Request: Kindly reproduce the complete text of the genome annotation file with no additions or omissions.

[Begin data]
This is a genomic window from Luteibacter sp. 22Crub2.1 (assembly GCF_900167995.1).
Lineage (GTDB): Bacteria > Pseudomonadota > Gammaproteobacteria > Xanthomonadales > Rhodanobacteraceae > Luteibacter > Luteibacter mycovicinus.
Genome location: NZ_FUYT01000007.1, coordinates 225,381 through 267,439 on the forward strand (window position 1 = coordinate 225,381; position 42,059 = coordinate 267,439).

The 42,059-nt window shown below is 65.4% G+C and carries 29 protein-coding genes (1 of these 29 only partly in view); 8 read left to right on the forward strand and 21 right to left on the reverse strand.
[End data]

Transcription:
This is a genomic window from Luteibacter sp. 22Crub2.1 (assembly GCF_900167995.1).
Lineage (GTDB): Bacteria > Pseudomonadota > Gammaproteobacteria > Xanthomonadales > Rhodanobacteraceae > Luteibacter > Luteibacter mycovicinus.
Genome location: NZ_FUYT01000007.1, coordinates 225,381 through 267,439 on the forward strand (window position 1 = coordinate 225,381; position 42,059 = coordinate 267,439).

The 42,059-nt window shown below is 65.4% G+C and carries 29 protein-coding genes (1 of these 29 only partly in view); 8 read left to right on the forward strand and 21 right to left on the reverse strand.